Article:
We could just update the language in place, but setting a query parameter allows the page to retain the current language even on page refreshes.

Setting the Current Language

The first time that the page loads, we subscribe to the ActivatedRoute’s queryParams Observable. On subsequent drop-down triggered loads, it will emit the new query parameter, making it the perfect place to update page labels, titles, and any other content:

public languages = SupportedLanguages;
public selectedLanguage: string;
public languageLabel: string;
public title: string;
private _supportedLanguages = Object.keys(SupportedLanguages);
  
constructor(
  private router: Router,
  private activatedRoute: ActivatedRoute,
  private translationService: TranslationService
) {}

ngOnInit(): void {
  this.activatedRoute.queryParams.subscribe(queryParams => {
    this.selectedLanguage = 
      queryParams['lang'] || this.supportedLanguages[0];

    this.title = this.getTranslation('title');
    this.languageLabel = this.getTranslation('language');
  });
}

Fetching Translations

The AppComponent’s getTranslation() method merely delegates the translation fetching to a service, passing along the selectedLanguage. The service doesn’t know what the current language is, and that is by design. The AppComponent has to maintain the selectedLanguage because it’s bound to the language SELECT’s model. It’s best to avoid having both the component and service maintain the current language because such a setup is prone to synchronization issues. Perhaps you’re familiar with the Single Source of Truth (SSOT) concept. It’s the practice of structuring models such that every data element is maintained in only one place. Therefore, we would either have to make the service itself public or pass data along to it, as I have done here:

private getTranslation(key: string) {
  return this.translationService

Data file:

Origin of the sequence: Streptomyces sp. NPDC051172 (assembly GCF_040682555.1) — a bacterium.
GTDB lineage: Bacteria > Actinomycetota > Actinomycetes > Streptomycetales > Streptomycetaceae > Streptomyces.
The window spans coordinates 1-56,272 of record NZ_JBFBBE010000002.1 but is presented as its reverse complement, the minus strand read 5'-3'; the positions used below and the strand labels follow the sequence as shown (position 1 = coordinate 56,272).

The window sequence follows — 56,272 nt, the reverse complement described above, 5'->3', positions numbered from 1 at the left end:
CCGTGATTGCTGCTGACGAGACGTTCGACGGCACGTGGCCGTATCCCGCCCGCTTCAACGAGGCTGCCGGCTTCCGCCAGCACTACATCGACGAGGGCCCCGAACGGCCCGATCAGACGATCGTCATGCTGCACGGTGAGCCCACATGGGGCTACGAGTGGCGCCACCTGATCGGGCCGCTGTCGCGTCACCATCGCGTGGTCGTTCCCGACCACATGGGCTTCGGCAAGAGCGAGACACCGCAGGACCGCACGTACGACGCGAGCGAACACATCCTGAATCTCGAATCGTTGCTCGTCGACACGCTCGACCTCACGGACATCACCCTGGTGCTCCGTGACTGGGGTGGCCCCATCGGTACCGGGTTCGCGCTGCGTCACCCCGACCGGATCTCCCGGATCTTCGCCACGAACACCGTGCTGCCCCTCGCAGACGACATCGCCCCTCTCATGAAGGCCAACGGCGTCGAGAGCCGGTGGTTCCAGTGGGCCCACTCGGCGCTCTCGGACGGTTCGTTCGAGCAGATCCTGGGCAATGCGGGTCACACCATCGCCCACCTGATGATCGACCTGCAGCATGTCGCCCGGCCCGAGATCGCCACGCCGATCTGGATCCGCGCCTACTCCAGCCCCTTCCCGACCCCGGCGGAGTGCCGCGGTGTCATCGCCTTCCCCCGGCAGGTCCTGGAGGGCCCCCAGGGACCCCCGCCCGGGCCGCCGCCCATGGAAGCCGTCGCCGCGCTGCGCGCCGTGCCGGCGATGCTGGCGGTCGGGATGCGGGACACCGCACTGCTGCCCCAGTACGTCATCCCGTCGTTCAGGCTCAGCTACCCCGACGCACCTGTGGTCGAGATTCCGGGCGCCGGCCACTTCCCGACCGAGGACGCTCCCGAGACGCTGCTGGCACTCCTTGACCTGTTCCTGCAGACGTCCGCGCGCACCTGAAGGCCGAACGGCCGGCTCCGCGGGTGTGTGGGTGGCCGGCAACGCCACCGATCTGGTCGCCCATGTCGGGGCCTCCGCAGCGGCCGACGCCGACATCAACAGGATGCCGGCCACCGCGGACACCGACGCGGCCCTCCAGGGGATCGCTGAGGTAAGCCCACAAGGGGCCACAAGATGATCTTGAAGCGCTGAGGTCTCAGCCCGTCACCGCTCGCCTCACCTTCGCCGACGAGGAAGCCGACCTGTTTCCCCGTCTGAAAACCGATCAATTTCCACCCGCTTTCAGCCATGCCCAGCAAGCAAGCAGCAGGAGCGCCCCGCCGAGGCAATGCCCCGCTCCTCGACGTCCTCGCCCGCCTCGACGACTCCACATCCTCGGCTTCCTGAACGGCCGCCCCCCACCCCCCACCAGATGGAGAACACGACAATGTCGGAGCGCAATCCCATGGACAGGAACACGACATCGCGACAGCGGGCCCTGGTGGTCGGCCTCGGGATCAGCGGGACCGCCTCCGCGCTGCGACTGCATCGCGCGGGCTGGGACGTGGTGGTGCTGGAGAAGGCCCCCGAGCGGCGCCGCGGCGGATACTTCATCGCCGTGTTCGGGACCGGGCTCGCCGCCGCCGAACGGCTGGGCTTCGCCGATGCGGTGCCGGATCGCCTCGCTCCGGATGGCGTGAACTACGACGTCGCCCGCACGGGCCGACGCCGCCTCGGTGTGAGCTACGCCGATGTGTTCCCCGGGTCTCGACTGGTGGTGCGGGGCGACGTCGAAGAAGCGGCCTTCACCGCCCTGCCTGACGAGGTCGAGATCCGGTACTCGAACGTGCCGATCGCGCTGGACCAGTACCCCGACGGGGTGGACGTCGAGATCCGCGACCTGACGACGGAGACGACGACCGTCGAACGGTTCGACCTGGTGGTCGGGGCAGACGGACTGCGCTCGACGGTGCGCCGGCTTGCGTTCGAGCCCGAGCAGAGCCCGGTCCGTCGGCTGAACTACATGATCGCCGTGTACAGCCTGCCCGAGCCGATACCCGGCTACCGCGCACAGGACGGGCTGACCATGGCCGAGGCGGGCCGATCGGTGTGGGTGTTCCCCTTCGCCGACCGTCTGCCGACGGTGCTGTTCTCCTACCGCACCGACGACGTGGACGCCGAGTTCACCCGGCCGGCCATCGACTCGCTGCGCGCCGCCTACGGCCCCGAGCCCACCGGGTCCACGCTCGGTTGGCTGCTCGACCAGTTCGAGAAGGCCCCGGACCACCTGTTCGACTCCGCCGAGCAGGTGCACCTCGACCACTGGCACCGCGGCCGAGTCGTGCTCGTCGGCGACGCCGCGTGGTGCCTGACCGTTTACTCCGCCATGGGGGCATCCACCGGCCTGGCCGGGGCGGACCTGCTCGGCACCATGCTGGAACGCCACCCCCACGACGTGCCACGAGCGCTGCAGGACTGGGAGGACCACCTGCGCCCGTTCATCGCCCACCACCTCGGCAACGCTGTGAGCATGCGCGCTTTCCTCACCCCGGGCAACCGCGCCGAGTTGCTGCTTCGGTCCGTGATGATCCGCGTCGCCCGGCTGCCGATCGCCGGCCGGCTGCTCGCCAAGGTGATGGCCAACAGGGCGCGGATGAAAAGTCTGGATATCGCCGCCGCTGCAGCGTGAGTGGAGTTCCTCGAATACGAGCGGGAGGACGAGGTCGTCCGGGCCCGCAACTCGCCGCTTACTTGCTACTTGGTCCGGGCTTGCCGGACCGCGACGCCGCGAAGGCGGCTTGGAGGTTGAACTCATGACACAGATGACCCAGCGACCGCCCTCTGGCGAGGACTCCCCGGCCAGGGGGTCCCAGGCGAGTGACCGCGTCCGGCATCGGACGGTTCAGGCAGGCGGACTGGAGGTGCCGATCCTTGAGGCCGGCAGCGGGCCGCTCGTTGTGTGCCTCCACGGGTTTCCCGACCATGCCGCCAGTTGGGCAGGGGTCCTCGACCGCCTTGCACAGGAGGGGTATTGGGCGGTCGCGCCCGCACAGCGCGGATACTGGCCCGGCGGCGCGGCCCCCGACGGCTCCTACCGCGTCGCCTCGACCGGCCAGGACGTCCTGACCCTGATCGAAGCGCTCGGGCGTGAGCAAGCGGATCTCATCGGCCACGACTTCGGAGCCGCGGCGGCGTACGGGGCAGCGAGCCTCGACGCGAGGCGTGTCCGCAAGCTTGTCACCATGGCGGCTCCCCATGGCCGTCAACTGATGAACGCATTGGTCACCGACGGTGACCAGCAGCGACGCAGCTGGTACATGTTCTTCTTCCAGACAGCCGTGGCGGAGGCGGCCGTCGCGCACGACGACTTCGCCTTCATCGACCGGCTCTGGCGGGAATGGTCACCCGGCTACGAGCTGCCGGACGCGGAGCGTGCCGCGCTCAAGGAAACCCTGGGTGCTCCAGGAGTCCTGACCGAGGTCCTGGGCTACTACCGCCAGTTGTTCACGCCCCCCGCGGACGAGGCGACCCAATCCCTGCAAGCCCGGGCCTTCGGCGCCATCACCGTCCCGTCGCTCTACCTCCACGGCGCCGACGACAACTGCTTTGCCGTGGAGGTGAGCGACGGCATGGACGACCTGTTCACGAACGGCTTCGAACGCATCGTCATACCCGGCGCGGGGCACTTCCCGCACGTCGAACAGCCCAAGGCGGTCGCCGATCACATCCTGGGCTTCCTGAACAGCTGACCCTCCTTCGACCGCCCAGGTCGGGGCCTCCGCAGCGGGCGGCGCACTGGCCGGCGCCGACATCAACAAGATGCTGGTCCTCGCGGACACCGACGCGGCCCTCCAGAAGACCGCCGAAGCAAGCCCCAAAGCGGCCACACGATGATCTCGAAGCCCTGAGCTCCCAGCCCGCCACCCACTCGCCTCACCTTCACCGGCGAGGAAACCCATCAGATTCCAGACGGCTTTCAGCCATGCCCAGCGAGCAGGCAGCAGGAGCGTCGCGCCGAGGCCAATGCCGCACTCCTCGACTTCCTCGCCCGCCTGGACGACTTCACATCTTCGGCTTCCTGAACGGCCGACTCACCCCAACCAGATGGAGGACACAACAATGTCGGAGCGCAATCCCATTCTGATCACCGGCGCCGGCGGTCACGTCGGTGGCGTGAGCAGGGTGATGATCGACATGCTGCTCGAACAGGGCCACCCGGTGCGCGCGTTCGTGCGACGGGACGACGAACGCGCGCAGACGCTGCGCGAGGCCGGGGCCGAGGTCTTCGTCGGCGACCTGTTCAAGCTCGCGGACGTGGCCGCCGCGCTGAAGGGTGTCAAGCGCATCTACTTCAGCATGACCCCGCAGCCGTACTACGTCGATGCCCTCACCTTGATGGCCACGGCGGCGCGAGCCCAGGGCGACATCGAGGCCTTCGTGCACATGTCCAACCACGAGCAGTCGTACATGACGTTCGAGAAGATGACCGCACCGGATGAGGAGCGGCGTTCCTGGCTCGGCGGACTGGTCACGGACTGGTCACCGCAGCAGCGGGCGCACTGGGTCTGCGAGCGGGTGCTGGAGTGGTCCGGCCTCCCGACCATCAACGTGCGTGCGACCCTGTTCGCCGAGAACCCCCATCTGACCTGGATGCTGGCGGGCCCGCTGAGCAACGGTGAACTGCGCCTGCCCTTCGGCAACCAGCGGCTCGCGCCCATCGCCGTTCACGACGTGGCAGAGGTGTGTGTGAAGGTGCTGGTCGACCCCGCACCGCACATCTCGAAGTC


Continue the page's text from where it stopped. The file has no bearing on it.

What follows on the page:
.getTranslation(
                key, 
                <SupportedLanguages>this.selectedLanguage
             );
}

The TranslationService does however store the translations themselves. Here we’re using nested Maps where the outer Map entries are accessed via the enum keys whereas the inner ones contain keys for all strings in that language:

import { Injectable } from '@angular/core';

export enum SupportedLanguages {
  en = 'English',
  fr = 'français',
  es = 'Español'
}

@Injectable()
export class TranslationService {
  private readonly translations 
    = new Map<string, Map<string, string>>([
      ['en', new Map<string, string>([
        ["language", "Language"],
        ["title", "Convert Map Enum to Array Demo"]
      ])],
      ['fr', new Map<string, string>([
        ["language", "Langue"],
        ["title", "Démo Convertir Enum en Array"]
      ])],
      ['es', new Map<string, string>([
        ["language", "Idioma"],
        ["title", "Demostración Para Convertir Enum a Array"]
      ])]
  ]);

  public getTranslation(
    key: string, 
    language: SupportedLanguages = SupportedLanguages.en
  ) {
    return this.translations.get(language).get(key);
  }
}

You can see the result of setting the language to French here:

TypeScript Enums Tutorial

 

There’s a demo of the language app on stackblitz.

Conclusion

Whenever you need to define a set of named constants in TypeScript or Angular, consider using an Enum. They work very well once you become accustomed to their modest set of idiosyncrasies.

Read: RxJS Observables Primer in Angular

Rob Gravelle
Rob Gravelle
Rob Gravelle resides in Ottawa, Canada, and has been an IT guru for over 20 years. In that time, Rob has built systems for intelligence-related organizations such as Canada Border Services and various commercial businesses. In his spare time, Rob has become an accomplished music artist with several CDs and digital releases to his credit.